It’s no secret that there are Oscars awarded for performances that may not have earned them for careers that contained performances that did. How else to explain Paul Newman winning for The Color of Money? Well, he didn’t win for Hud and Cool Hand Luke and more than half a dozen other films. I’ve always sort of been under the impression that Al Pacino’s Oscar for Scent of a Woman was of the same variety. It’s caused me to dread the film a little.
This is, in fact, evidence of Pacino in over-the-top mode, but that’s not always a bad thing. Still, there’s that niggling feeling that the Academy realized he’d lost for Glengary Glen Ross, Dog Day Afternoon, The Godfather Part II and a few others and maybe it was time to give the man his due. Even for this role, which is Pacino writ as large as possible without becoming a complete caricature.
Charlie Simms (Chris O’Donnell) is a scholarship student at Baird, the sort of prep school generally reserved for the children of the elite. Unlike most of his classmates, Charlie can’t afford to spend Thanksgiving in Vermont and Christmas in Switzerland. Instead, he’s forced to look for a job to cover him whenever possible. One of those jobs happens to be babysitting Lieutenant Colonel Frank Slade (Pacino) over Thanksgiving. Slade is blind and cantankerous to a fault and gives every impression of not merely disliking Charlie, but actively loathing him.
Just before Thanksgiving break, Charlie and fellow student George Willis (Philip Seymour Hoffman) witness three other students setting up a prank for the next day. That prank involves dousing the headmaster and his new governing board-bought Jaguar with something like custard. A passing teacher caught a bit of what was happening and saw that both Charlie and George may have had a good view of the criminals. Both are called on the carpet. Charlie, because of his poor origins, is promised a letter of recommendation to Harvard if he comes across with the names of the guilty.
Naturally, this is on Charlie’s mind as he goes to take care of Slade, so it’s something of a surprise when he realizes that his Thanksgiving break is going to be spent squiring the lieutenant colonel around New York. Slade, as it happens, has planned quite a weekend for himself. He’s saved up his pension checks and has the whole thing mapped out. He’s going to stay in a first-class hotel, eat at the best restaurants, hire himself a top-flight escort, ruin a family Thanksgiving, and then kill himself. Charlie, naturally doesn’t want that to happen, and a great deal of the film is the battle between the two as Slade looks to end his life and Charlie tries to save it.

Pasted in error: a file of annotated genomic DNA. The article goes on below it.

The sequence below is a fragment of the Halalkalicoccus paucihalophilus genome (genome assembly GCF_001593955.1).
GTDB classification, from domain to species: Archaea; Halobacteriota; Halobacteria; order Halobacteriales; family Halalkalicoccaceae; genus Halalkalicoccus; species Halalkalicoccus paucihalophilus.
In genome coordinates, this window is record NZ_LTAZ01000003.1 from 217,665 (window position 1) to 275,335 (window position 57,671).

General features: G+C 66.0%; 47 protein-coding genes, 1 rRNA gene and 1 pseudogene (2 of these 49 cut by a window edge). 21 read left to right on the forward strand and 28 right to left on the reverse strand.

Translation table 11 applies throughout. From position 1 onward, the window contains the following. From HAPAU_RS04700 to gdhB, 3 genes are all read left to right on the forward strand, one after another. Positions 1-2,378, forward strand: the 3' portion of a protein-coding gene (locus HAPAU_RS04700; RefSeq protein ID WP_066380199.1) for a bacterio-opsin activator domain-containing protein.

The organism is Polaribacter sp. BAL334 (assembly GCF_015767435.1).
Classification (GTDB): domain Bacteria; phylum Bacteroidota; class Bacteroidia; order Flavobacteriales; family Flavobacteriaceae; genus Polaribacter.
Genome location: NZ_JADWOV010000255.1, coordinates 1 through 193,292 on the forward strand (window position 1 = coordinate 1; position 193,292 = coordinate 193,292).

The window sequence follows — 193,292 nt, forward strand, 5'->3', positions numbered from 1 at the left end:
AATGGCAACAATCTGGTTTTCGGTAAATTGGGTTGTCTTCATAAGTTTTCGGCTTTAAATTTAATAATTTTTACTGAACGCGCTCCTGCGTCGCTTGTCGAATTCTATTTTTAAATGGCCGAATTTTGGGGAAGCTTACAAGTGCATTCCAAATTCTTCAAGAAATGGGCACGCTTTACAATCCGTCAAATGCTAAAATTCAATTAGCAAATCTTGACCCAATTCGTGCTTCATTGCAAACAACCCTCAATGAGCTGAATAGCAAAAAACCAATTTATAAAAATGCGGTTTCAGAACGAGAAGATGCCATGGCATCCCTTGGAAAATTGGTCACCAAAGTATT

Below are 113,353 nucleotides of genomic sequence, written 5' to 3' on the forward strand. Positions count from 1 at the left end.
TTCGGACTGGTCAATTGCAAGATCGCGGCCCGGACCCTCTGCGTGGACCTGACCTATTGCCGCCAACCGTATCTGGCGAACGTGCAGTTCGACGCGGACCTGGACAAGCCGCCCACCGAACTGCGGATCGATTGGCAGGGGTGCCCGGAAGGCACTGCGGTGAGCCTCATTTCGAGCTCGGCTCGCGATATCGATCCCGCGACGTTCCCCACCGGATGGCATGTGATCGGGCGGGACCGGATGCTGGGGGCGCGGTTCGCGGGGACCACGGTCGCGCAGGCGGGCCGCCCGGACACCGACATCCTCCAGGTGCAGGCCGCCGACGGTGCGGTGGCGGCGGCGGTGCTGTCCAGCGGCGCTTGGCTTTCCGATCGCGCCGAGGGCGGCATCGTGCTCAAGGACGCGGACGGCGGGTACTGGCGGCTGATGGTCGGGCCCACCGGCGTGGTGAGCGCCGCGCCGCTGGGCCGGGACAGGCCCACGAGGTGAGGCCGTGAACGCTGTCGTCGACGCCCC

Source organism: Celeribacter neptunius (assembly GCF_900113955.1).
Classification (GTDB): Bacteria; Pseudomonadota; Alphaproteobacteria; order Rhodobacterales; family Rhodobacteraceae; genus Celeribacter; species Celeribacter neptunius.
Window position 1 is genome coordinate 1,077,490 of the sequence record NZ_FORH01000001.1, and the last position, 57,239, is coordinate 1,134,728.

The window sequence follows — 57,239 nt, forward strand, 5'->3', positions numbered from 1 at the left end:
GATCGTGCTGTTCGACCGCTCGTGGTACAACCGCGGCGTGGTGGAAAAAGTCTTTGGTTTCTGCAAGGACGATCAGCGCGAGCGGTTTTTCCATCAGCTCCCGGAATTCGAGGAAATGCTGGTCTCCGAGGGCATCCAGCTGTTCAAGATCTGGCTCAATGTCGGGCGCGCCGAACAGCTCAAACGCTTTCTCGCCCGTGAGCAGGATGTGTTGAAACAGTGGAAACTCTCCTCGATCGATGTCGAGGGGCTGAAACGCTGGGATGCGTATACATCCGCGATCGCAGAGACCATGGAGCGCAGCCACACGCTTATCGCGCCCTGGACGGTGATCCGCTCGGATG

The biggest problem with this film is quite a big one—it’s too bloody long. While there are certainly nuances to the film, there’s no reason its running time needs to be north of 150 minutes, but north of that it is. Some sequences simply go on too long, as if director Martin Brest didn’t know when the scene was played out. Even the best and most memorable scenes go on longer than they need to.
A case in point is the tango sequence, which is arguably the best in the film. Slade and Charlie sit in a restaurant when Slade, who can always identify a woman’s perfume, picks up on a woman nearby. This is Donna (Gabrielle Anwar), waiting for her date. Inspired, the two go and sit with her, and after a minute or two of banter, Slade takes her out on the dance floor and the two perform a pretty decent tango—moreso when you consider that Slade (if not Pacino) is blind. It’s a great moment that ends up being partially spoiled when Donna’s date does show up and the scene refuses to end. The same is true of the Ferarri driving sequence, which lingers a couple of minutes over its potential for enjoyment.
That seems to be the case with everything here. The Thanksgiving dinner sequence could have a few minutes trimmed out of it, as could the end, and virtually everything else. With 20 minutes excised here and there, this would be a vastly improved film.
It belongs to Pacino, of course, who is always fun to watch in this despite his accent that seems to come and go when he wants it to. It’s also worth remembering that Chris O’Donnell once had a film career, and there was a time when he was a promising young actor.
The sell of the film, really, the biggest and most emotionally satisfying set piece in a film of set pieces, is the conclusion, when Charlie is “tried” at school for his being unwilling to turn in the perpetrators of the crime he witnessed. In a surprise to him (but probably not to the audience), Slade shows up and acts as his legal counsel, eventually giving a stirring speech about Charlie’s worth as a person and the failed ethics of the institution as a whole. It’s the sort of thing that can really only happen in a movie. There’s a certain pleasure in that, I admit. It’s sometimes fun to think of things like this actually happening even if they only time they do comes with a camera crew and a script.
Scent of a Woman, for all of its length issues, is a good and had the real potential to be great. It doesn’t quite get all the way there, though, because it simply wasn’t edited into something that makes the time commitment equal to that of the story being told.
Why to watch Scent of a Woman: Hoo-ah!
Why not to watch: It’s too damn long.